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UPDATE…9:55 P.M. EDT…SEP. 15, 2014:
The area of interest I added to places to be monitored, has become a little better concentrated in thunderstorm activity, and has become better defined as one area. This disturbed weather is located near 10.0N…32.0W Satellite loop imagery indicates the possibility of some slight counterclockwise turning in the wind field may be starting, however is not detected on vorticity maps as of this time. Forecast steering maps valid for 00Z this evening indicate this area may be weak enough, and at a lower latitude in that it may escape feeling the full effect of the weakness which is steering Edouard, and could make it past 55-60W before a more WNW motion. I will keep an eye on this area as it moves west. Upper level winds are favorable at this moment, however they are forecast to become marginal in about 72 hours. Values could be low enough to allow for some very slow organization, however unless the forecast changes, upper level winds become unfavorable near and east of the Lesser Antilles in about 90-96 hours. I will continue to monitor this area during the next 72 hours for any significant changes.
Good day everyone!
Hurricane Edouard has strengthened The following information was available on Edouard as of the 5:00 a.m. EDT advisory from the NHC:
Location: 26.9°N… 54.5°W
Moving: NW 15 MPH
Min pressure: 996 mb/28.53 in
Max sustained: 105 mph
Edouard continues on a steady NW track, and I expect this motion to continue over the next 24 hours. Based on analysis of the current steering layers map, Edouard is moving through a weakness in the subtropical ridge, and should begin a more N to NNE motion after today, which is verified by the current steering layers forecast maps. Based on this, I concur with the NHC forecast track.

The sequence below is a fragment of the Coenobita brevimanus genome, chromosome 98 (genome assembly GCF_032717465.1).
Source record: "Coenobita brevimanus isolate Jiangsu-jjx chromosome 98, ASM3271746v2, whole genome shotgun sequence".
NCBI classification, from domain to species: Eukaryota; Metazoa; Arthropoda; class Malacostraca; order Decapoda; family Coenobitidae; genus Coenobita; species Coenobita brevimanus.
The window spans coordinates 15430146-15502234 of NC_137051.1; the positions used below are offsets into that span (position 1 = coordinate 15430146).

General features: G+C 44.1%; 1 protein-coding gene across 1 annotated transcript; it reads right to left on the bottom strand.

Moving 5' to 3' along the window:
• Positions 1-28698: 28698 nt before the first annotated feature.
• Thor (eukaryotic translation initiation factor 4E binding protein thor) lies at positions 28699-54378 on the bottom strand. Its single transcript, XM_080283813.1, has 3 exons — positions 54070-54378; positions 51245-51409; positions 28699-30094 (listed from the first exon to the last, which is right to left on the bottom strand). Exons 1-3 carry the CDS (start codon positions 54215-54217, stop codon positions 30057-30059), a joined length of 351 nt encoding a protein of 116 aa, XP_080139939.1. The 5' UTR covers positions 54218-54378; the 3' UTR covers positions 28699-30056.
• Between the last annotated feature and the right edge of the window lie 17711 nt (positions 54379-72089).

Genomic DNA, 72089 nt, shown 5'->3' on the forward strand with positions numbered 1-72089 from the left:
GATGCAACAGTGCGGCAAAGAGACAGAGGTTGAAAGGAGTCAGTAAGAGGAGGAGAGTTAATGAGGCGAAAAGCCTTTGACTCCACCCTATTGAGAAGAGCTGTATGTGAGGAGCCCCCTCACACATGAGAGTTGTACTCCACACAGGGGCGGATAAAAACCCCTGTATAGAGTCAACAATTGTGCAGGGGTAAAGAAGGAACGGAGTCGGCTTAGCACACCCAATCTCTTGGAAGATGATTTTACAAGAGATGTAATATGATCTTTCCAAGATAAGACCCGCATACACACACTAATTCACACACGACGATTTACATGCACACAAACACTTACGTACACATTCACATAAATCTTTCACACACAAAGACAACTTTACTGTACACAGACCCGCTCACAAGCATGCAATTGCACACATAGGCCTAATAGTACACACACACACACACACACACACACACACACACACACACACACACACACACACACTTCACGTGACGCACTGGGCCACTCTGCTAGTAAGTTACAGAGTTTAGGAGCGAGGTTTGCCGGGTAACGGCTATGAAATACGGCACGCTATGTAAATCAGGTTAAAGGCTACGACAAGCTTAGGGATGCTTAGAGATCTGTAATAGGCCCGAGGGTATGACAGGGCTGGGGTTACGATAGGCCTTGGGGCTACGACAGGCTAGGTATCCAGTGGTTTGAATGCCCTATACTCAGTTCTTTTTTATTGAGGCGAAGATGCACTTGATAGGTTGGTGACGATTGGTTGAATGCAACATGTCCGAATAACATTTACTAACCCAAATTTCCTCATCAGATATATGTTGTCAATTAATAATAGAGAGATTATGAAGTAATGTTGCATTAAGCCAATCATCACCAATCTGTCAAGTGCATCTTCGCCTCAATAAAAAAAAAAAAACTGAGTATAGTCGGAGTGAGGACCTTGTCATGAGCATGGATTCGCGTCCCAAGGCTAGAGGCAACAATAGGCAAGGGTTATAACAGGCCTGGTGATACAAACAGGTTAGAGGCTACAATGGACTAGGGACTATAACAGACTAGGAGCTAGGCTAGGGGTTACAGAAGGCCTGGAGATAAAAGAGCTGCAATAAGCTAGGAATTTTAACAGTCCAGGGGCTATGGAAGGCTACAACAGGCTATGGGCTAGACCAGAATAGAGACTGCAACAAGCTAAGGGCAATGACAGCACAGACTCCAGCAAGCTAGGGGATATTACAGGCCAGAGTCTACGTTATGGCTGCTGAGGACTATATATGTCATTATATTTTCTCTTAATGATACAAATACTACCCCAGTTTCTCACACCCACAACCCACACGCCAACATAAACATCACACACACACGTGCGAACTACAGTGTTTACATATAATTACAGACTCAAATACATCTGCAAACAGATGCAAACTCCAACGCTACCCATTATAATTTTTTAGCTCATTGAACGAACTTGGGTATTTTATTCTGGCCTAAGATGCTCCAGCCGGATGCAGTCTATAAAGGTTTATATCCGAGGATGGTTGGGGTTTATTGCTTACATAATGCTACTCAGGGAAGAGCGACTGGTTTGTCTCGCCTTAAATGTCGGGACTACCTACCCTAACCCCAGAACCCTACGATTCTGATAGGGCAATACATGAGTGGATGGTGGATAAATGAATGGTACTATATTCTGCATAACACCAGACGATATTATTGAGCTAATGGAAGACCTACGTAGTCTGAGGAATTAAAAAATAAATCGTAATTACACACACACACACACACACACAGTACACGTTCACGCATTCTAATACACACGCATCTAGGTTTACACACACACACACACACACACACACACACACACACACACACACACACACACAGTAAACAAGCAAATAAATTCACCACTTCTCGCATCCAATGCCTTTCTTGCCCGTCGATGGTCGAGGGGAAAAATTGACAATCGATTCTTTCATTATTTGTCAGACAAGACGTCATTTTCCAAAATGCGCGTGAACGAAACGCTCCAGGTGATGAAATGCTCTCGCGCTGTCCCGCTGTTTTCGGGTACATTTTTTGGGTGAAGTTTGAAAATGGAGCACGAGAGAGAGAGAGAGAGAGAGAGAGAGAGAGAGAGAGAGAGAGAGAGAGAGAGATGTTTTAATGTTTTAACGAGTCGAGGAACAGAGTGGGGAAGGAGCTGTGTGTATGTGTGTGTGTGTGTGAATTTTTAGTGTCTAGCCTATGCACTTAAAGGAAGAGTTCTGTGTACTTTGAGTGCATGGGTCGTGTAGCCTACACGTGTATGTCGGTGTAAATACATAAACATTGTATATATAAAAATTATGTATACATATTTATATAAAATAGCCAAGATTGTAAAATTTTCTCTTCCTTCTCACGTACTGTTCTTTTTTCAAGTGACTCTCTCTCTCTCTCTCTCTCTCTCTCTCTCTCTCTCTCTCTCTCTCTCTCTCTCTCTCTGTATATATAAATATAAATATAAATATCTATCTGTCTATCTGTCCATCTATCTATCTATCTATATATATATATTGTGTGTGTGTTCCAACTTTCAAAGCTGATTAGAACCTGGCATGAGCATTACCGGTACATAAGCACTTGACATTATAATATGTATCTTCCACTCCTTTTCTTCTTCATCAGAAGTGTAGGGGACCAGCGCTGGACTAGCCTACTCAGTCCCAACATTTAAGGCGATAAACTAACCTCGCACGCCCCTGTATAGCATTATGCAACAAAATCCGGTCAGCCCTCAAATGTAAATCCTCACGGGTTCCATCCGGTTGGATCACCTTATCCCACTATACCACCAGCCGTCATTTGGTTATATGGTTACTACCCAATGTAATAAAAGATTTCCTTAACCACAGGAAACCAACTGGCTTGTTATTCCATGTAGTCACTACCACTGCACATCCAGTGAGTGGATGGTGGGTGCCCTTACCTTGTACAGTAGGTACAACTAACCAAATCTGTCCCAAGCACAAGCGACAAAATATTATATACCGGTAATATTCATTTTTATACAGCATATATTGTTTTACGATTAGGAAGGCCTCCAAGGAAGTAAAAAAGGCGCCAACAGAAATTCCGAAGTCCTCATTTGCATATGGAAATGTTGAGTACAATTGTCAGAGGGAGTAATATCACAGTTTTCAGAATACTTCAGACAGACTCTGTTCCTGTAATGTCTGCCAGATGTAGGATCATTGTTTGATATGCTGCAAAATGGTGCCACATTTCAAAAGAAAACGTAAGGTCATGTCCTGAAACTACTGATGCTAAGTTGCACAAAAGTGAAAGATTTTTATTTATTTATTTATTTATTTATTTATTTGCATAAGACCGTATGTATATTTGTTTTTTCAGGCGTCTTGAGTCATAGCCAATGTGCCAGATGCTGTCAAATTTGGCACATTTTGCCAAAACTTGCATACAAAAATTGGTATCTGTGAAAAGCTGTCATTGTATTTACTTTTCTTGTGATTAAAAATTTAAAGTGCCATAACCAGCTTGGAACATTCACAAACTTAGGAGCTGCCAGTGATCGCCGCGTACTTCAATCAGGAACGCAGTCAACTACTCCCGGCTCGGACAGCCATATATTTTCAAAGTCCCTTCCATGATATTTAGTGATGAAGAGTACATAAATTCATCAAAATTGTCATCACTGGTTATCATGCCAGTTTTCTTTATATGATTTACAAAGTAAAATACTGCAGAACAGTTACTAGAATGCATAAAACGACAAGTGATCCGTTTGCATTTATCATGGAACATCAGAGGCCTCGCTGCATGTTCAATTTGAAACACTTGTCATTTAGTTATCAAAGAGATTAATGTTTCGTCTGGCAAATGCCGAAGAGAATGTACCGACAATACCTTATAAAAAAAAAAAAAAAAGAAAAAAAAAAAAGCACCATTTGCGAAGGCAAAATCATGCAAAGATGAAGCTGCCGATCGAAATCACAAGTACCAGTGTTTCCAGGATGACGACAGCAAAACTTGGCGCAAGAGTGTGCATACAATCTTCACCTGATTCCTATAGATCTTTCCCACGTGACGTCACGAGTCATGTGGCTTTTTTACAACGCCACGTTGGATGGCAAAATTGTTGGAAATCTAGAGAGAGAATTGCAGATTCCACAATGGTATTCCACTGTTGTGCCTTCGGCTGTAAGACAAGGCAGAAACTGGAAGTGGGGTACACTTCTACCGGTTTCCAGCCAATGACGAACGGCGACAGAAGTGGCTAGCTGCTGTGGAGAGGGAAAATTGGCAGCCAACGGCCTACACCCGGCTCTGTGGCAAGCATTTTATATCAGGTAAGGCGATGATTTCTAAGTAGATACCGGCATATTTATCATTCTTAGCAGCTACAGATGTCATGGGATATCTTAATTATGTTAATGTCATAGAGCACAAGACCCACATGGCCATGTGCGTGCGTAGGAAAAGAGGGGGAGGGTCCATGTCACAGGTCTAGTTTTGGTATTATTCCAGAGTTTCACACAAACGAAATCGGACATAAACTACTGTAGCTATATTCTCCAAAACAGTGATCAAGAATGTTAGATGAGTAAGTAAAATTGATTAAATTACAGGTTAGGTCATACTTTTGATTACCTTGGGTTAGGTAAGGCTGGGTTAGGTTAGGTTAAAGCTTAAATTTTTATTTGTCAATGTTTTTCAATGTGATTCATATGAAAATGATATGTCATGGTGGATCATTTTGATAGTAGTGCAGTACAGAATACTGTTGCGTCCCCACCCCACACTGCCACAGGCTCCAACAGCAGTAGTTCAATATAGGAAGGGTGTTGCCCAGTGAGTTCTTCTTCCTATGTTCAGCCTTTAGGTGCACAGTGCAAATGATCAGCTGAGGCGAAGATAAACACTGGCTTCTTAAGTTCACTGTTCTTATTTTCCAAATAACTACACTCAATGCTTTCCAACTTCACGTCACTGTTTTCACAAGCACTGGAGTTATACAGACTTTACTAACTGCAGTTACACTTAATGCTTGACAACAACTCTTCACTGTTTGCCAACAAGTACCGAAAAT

Edouard has strengthened with maximum sustained winds of 105 MPH. This makes Edouard a Category 2 Hurricane on the Saffir-Simpson hurricane wind scale.
Analysis of the current wind shear product indicates an upper level anticyclone trying to become re-established with the system, and a noted drop in shear values. 3 hours prior, upper level winds were somewhat marginal, hence the very brief subtle change in structure. Satellite loop imagery indicates Edouard may be in the process of strengthening as I type this forecast. The current wind shear forecast does indicate upper level winds are forecast o become more favorable within the next 12-18 hours, with a well defined upper level anticyclone forecast to be over the Hurricane. Based on this, and the improvement in satellite signature, I concur with the NHC Intensity Forecast, in that Edouard could become the first Major Hurricane of the season. This will most likely be short in existence, as in approximately 48 hours, the hurricane will be experiencing increasing unfavorable conditions.
Elsewhere, I am currently monitoring a tropical wave in the CATL centered near 17.0N…45.2W. Satellite loop imagery of the Visible and RGB channels indicate a closed low level circulation seen at the position mentioned, which is currently moving toward the west. Based on forecast steering however, in about 24-36 hours, this may be picked up by the weakness that is steering Edouard at the moment.